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Essential Loop (and Loop Related) Recordings:

1970 - 1979
(or, Return to Main Loopography Index)

If you are interested in obtaining any of these recordings, please click to the link at the right or next to the listing to make your purchase through Amazon.com. By purchasing through Amazon.com via this page, you help to pay for some of the cost of maintaining this web site. Some titles are rare so as much publishing information as possible are included with each recommendation.

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In this section:

1970 - 1979


1970 - 1979

Alvin Lucier: I am Sitting in a Room (1972)

Alvin Lucier's "I am Sitting in a Room" has got to be one of the looping classics. It consists of Lucier sitting in a room with 2 distant mics, 2 tape decks, and speakers. The recording begins with Lucier verbally describing the process of the piece, which is that he is recording his voice, and after recording, he will play that back through the speakers, and record that through the mics onto the 2nd tape deck. This continues for about 25 generations. At first, you just hear reverberation of the rooms acoustics as he replays the tape into the room. Gradually, certain frequencies begin to stand out, and by the middle of the 2nd side of the lp, you start hearing melodies and textures, while the words are no longer distinguishable. It's a fascinating piece, both for the process and the musical results.

Dave Trenkel

Fripp & Eno: (No Pussyfooting) (1972)

I was bout 12 years old the first time I heard Fripp & Eno's "No Pussyfooting". It quickly became the only thing playing on the family hi-fi. I remember coming home >from school, lying down directly under the stereo system with the speakers arranged in headphone fashion, playing this record over and over until each and every detail was etched in my brain.

"The Heavenly Music Corporation", features what I believe to be some of Robert Fripp's best chordal and lead work. This now legendary piece is a perfect example of Eno's then maverick attitude towards recording. The synthesizer (EMS VCS-3) is mainly used as a treatment device, enhancing the colour of Fripp's guitar voicing.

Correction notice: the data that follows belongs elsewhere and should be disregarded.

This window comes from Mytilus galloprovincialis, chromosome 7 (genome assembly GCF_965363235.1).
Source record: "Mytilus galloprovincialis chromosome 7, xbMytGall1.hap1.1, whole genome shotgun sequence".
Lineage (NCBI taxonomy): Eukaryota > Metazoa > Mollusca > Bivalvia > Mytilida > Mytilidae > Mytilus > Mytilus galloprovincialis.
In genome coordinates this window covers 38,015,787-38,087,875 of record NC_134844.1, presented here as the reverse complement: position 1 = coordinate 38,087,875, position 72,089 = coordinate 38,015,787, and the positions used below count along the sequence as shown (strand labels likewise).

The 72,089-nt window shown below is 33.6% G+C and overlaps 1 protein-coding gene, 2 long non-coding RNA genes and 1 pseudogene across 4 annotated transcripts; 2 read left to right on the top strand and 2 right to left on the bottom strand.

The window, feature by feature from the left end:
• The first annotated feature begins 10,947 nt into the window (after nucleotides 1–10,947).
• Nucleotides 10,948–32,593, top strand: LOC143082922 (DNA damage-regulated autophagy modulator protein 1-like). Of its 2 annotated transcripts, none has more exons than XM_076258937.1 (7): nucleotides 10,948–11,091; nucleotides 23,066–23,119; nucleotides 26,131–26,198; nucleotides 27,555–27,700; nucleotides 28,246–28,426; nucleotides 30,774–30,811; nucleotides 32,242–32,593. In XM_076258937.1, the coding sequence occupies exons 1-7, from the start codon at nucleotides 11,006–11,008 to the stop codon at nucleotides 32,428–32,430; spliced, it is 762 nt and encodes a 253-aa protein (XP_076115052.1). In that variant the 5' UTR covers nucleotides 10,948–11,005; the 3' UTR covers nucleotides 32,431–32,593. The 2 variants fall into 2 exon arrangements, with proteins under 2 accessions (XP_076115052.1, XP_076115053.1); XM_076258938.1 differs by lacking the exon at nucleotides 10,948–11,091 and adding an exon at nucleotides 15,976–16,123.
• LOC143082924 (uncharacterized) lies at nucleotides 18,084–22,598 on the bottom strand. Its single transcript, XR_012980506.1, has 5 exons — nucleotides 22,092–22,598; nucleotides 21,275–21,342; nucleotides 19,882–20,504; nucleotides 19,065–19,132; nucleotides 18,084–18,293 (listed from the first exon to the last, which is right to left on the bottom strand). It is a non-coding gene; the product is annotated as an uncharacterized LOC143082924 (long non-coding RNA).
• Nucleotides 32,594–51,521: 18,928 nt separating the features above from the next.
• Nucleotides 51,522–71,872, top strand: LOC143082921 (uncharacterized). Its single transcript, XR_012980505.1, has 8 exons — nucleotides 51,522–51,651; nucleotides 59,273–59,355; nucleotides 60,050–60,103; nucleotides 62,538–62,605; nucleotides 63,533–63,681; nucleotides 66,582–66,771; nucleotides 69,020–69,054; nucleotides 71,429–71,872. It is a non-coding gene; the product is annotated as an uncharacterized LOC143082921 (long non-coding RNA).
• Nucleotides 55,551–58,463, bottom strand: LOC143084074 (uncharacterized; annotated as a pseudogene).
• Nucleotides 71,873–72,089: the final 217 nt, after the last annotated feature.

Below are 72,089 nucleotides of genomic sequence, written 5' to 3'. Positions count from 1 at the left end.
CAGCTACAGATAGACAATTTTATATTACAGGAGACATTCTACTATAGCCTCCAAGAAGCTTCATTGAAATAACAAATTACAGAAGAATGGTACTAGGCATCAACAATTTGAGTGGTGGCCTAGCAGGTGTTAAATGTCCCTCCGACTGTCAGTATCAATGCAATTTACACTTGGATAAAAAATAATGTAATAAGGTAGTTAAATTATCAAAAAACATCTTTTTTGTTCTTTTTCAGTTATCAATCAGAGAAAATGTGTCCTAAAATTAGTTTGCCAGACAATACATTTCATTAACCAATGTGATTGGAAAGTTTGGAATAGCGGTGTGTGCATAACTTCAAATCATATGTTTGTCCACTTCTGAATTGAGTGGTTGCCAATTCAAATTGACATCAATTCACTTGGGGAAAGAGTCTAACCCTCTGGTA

"Swastika Girls" uses Robert Fripp's guitar more as a source, than as a lead instrument, showing us the other end of the spectrum. Eno's swirling ring-modulated treatments are strangely aggressive at first, but later on in the track, a surprisingly gentle guitar sound comes through, contrasting the harsh synthesizer tones, which further enhances the heavy differences between the two instruments.

This and the follow-up LP "Evening Star" with the brilliant "An Index Of Metals", is some of Brian Eno's best work ever, and what was to be the beginning of a new direction for Robert Fripp, the thrill of experimentation hanging in the air like a warping Revox tape loop about to snap.

David Kristian

Manuel Göttsching: Inventions for Electric Guitar (1974)

Recently found this dusty vinyl in a friend's collection of early seventies German independent and psychedelic music (Kraftwerk, Tangerine Dream, etc.). Guitarist Manuel Göttsching's solo and group projects were known as Ash Ra Tempel. This record contains three 4-track solo pieces for Strat and echo delays, reminiscent of early Tangerine Dream's long, hypnotic, steadily pulsating, minor scale pieces and of Steve Hillage's phase shifted echo guitar solos. Listening after all these years, I didn't find the record particularly impressive, but I guess it was important for the time.

Michael Peters

Kraftwerk: Trans-Europe Express (1977)

Kraftwerk got started in the late 60's, as a bunch of German art school students creating music entirely through machines. They came out of the same scene in Germany as Can and Tangerine Dream, but were much more oriented towards dance music. Their basic idea was to take the mechanized nature of early synthesizers, arpeggiators, and drum machines and use that as the basis for their music. Quite the opposite of so many who tried to get the machines to sound more human, they emphasized the imhumaness as the key to their music. They used the arpeggiators and sequencers to make repetitive loops and dance grooves, while dark melodies and their sparse, emotionless vocal delivery floated over the the top. It was a different approach to loops than the tape-loop idea, and opened up new ideas in dance music that spread like fire.

Trans-Europe Express came out in 1977 and was an underground dance hit. It is hard to overestimate how influential this album was. Some claim it to be the most influential album of the latter part of the 20th century. That's a big claim, but the branches of music spawned from here are huge, so it's hard to dispute. Juan Atkins, considered the founder of Techno, cites it as a major influence in his seminal music of the late 70's and early 80's. Pioneers of hip-hop cite it as a major influence on them while they were creating those styles in the Bronx of the late-70's. Afrika Bambaataa even used a sample of Trans-Europe Express as the basis for Planet Rock, one of the first hip-hop hit songs. In the eighties, the influence of Kraftwerk was stamped all over new wave, industrial, synth pop, you name it. If you ever wonder why so much popular music today is based on loops, here's good place to look.

Kim Flint

Last modified: January 15, 2006
Loopography originally maintained by Michael Peters

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